The Tobacco Industry and the First Amendment (1): An Analysis of the 1998 Master Settlement Agreement

By Luka, Lori Ann | Journal of Law and Health, Summer 1999 | Go to article overview

The Tobacco Industry and the First Amendment (1): An Analysis of the 1998 Master Settlement Agreement


Luka, Lori Ann, Journal of Law and Health


I. INTRODUCTION

Prior to 1995, the tobacco industry was an impenetrable fortress. The industry admitted nothing, denied everything, and successfully defended nearly every lawsuit filed against it. (2) Then, in 1995, a war was waged against the tobacco industry by both the federal and state governments. The war began on the federal level with President Clinton's approval of federal legislation that declared nicotine an addictive drug and authorized the Federal Food and Drug Administration (FDA) to seek jurisdiction over tobacco products as "drug delivery devices." (3) Additionally, the President announced broad executive action which sharply restricted the advertising, promotion, distribution and marketing of tobacco products with the goal of protecting children and adolescents from the dangers of tobacco products. (4)

Following President Clinton's lead, U.S. Attorneys General from 46 states (5) joined forces to file a single lawsuit that has made the participating tobacco companies (6) willing to settle to terms that will change the tobacco industry forever. (7) This settlement is known as the Master Settlement Agreement. For example, banned are advertisements on billboards, in sports arenas and stadiums, shopping malls, buses and trains. Sales of T-shirts, caps and other merchandise are banned, as well as promotion of tobacco products in movies, TV shows, theater productions, music performances, videos and video games. (8)

Because a number of the terms contained in the Master Settlement Agreement have sharply restricted the tobacco industry's ability to market and advertise its products, the settlement agreement has First Amendment commercial speech implications. Should challenges to the Master Settlement Agreement arise, the Supreme Court would employ the pathbreaking decision for determining when the government may restrict commercial speech, Central Hudson Gas & Electric Corp. v. Public Service Commission of New York (9) and its progeny to assess its constitutionality. (10)

This Note discusses and assesses the Government's likelihood of passing constitutional scrutiny with the Master Settlement Agreement's restrictions in light of the First Amendment case law. A majority of the restrictions will likely pass constitutional scrutiny because they meet the demanding requirements of Central Hudson and its progeny. The author believes that a few of the restrictions need to be more narrowly tailored in order to pass constitutional scrutiny. Suggestions on how to narrowly tailor the restrictions to comport with Central Hudson are proffered by the author.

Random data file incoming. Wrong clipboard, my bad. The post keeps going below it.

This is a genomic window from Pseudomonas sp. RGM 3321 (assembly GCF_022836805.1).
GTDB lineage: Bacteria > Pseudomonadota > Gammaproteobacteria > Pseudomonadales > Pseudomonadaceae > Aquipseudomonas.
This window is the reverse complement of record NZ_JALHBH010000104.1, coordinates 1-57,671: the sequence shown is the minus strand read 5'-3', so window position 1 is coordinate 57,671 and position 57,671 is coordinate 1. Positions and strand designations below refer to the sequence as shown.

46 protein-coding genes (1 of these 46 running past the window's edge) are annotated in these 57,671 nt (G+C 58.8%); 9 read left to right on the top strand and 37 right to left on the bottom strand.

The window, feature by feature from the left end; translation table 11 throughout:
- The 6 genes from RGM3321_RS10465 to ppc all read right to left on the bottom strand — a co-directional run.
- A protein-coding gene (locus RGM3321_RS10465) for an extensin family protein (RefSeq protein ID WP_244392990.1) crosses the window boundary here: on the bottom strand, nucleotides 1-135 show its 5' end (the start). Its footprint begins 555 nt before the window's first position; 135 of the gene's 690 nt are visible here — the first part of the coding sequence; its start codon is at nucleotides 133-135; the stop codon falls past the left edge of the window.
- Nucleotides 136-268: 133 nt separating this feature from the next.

Section II provides an overview of the history of First Amendment commercial speech jurisprudence. It discusses cases that foreshadowed the Central Hudson decision, the Central Hudson decision itself, the progeny of Central Hudson which has slightly refined the original four prong test for commercial speech, and addresses the possible trends in light of the progeny. Section III of the note addresses why the Master Settlement Agreement may have problems passing constitutional scrutiny and what parties may have standing to challenge the provisions. Section IV gives an in-depth look into how the restrictions will fare when analyzed under the Central Hudson four prong test, and individually assesses selected restrictions. Finally, Section V makes suggestions on how the government can cure the restrictions that may be found constitutionally infirm.

II. THE COMMERCIAL SPEECH DOCTRINE

A. The Supreme Court's Traditional View on Commercial Speech

In the early days of the commercial speech doctrine, the Supreme Court afforded no protection to "expression related solely to the economic interests of the speaker and its audience." (11) The Court stressed the "traditional view" that communications to which First Amendment protection would be given were not of a purely commercial nature. (12) The Supreme Court, however, rejected the traditional view that commercial speech was not subject to First Amendment protection when it decided Virginia State Board of Pharmacy v. …

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